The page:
No real big surprises here though it was a shame that Hamilton’s success (7 awards in total) crowded out Everybody’s Talking About Jamie from nabbing anything. Particularly pleased to see Terera and Atim’s efforts recognised, it’s almost like I saw it coming…
Best New Play
The Ferryman: Gielgud Theatre and Jerwood Theatre Downstairs at the Royal Court Theatre – WINNER
Ink: Almeida (& Duke of York’s) Theatre
Network: National Theatre – Lyttelton
Oslo: Harold Pinter Theatre
Best New Musical
An American In Paris – Dominion Theatre
Everybody’s Talking About Jamie – Apollo Theatre
Girl From The North Country – The Old Vic
Hamilton – Victoria Palace Theatre – WINNER
Young Frankenstein – Garrick Theatre Continue reading “Winners of the 2018 Olivier Awards”
An interesting set of nominations have been announced for the 2018 Laurence Olivier Awards. Perhaps predictably, the headline grabbers are Hamilton with their record 13 nominations, and The Ferryman which received 8. I’m pleased to see Follies and Angels in America represent a strong showing for the National with 10 and 6 respectively, and also lovely to see Everybody’s Talking About Jamie close behind with 5. Beyond delighted for The Revlon Girl too, my play of the year.
Naturally, not everything can get nominated and for me, it was most disappointing to see Barber Shop Chronicles miss out on any recognition. And with Hamilton crowding out the musicals categories, there was sadly no room for The Grinning Man, Romantics Anonymous and The Secret Diary of Adrian Mole (although I’m unsure of the Menier’s eligibility with regards to SOLT). And I think Victoria Hamilton (Albion). Philip Quast (Follies) and Louis Maskell and Julian Bleach (The Grinning Man) are entitled to be a bit miffed.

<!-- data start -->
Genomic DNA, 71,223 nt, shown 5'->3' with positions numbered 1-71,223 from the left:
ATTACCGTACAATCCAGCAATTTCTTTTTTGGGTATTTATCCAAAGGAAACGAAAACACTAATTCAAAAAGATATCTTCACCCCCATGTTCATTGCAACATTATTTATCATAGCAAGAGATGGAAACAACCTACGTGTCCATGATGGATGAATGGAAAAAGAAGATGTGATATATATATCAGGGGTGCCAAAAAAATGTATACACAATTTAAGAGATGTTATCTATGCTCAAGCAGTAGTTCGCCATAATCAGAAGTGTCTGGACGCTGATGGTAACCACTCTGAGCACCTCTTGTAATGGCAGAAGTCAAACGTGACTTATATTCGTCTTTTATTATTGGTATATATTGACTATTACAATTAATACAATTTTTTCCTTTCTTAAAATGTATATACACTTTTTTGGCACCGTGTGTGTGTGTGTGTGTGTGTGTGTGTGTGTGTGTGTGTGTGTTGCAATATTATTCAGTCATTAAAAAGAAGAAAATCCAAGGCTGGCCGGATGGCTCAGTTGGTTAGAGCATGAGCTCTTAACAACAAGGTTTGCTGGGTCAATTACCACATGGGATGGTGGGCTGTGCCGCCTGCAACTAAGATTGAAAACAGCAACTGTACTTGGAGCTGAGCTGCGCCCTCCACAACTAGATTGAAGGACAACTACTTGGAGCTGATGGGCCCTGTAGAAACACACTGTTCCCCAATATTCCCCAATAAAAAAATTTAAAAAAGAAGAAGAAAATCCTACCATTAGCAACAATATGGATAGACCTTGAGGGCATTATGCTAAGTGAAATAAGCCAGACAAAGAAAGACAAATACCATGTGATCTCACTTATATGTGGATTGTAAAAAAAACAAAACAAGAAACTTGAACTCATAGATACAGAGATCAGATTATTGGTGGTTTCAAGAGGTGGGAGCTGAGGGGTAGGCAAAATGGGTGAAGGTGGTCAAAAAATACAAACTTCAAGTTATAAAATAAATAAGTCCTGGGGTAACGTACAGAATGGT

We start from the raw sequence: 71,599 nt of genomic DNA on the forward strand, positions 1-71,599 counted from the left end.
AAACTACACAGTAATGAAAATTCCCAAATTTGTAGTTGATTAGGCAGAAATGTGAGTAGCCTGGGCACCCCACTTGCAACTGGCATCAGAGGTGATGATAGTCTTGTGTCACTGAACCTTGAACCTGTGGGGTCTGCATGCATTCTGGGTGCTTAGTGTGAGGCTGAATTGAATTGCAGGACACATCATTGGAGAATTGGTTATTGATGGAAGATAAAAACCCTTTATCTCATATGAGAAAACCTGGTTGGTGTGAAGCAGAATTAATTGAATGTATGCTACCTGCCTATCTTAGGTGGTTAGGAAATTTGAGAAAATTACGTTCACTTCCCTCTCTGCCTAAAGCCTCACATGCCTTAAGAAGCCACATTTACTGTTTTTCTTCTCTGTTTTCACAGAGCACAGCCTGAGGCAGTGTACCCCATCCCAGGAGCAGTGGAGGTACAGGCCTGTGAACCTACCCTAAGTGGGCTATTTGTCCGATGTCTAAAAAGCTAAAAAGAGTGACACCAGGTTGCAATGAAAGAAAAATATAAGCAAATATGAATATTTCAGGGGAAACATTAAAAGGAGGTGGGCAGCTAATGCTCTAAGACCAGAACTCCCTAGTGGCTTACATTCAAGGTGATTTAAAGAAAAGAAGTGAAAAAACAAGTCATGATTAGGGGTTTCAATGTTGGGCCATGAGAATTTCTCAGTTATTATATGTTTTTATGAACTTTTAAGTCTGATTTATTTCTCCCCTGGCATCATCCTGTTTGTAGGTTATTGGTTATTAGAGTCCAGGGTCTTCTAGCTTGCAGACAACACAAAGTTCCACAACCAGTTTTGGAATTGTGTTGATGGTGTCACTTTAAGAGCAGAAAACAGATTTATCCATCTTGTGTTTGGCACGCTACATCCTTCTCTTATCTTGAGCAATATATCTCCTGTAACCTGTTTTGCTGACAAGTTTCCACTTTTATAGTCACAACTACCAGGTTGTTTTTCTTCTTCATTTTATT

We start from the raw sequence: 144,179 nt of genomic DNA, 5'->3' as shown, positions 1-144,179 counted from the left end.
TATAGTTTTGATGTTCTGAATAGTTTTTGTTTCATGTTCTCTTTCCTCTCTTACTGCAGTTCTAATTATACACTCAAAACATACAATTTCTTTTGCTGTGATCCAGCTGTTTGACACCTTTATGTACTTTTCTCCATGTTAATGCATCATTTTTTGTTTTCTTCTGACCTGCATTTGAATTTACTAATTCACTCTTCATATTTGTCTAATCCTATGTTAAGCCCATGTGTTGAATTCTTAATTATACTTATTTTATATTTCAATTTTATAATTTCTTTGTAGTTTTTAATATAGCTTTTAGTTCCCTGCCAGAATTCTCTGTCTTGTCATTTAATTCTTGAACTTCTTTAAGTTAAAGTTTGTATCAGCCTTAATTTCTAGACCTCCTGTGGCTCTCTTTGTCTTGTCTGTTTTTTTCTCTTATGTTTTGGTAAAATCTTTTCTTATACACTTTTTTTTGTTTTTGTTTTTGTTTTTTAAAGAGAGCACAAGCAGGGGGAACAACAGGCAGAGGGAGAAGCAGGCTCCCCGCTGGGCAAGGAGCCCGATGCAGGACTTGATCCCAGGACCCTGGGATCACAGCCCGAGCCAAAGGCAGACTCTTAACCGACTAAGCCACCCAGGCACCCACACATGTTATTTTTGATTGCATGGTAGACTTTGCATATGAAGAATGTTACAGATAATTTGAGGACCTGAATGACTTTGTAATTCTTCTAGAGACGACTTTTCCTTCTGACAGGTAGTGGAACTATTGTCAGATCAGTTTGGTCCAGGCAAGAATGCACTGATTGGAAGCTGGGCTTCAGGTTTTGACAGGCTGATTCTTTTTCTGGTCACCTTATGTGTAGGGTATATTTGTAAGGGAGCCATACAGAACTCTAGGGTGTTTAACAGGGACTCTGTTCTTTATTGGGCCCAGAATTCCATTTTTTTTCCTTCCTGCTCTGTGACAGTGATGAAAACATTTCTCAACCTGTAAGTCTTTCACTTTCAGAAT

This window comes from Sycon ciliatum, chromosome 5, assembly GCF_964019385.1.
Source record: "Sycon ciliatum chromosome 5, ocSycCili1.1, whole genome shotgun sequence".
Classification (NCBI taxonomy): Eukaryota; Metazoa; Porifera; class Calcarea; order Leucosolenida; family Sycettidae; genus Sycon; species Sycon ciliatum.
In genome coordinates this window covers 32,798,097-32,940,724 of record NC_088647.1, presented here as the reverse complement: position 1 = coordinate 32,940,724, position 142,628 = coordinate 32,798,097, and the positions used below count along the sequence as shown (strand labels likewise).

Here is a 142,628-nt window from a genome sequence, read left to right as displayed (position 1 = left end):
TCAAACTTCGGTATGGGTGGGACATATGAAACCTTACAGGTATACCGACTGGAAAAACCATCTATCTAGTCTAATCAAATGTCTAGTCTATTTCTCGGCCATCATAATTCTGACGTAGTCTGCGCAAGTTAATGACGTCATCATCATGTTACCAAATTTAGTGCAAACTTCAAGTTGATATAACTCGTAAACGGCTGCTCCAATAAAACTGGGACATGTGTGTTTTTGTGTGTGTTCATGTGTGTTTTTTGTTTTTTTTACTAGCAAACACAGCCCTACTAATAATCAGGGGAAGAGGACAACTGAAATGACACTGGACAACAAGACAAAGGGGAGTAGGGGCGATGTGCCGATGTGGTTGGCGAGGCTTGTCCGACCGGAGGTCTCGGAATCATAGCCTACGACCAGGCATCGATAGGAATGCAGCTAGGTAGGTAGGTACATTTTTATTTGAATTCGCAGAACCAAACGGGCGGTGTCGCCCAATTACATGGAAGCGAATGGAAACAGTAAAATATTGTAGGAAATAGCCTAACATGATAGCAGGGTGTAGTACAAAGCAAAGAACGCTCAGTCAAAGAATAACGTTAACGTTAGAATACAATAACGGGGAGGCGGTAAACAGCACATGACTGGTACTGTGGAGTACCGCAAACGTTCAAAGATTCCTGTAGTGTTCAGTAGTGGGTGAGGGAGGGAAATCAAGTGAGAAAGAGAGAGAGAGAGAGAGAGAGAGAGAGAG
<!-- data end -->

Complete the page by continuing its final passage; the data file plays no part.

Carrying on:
How do you feel about these nominations? And what do you think should have been nominated instead?
Continue reading “2018 Laurence Olivier Awards nominations”
How do you mark a significant birthday? My parents are currently (jointly) turning 140 and are celebrating the occasion with a six month program of events, peaking with an all-day party happening very soon. But if you’re the Old Vic and you’re turning 200, you open your contacts and see who is free.
Turns out a fair few people are, and so their list currently includes Nikki Amuka-Bird, Sheila Atim, John Boyega, Cate Blanchett, Bertie Carvel, Kim Cattrall, Lily Cole, Alan Cumming, Judi Dench, Michelle Dockery, Rupert Everett, Martin Freeman, Tamsin Greig, David Harewood, Derek Jacobi, Toby Jones, Cush Jumbo, Ben Kingsley, Pearl Mackie, Helen McCrory, Ian McKellen, Bill Nighy, Anika Noni Rose, Maxine Peake, Mark Rylance, Andrew Scott, Tom Stoppard, Stanley Tucci and Julie Walters.
Continue reading “News: Old Vic bicentenary ambassadors announced”
The nominations for the 2017 London Evening Standard Theatre Awards have been released and naturally I have thoughts. Initially, they are:
BEST ACTOR IN PARTNERSHIP WITH AMBASSADOR THEATRE GROUP
“How does this end Simon?”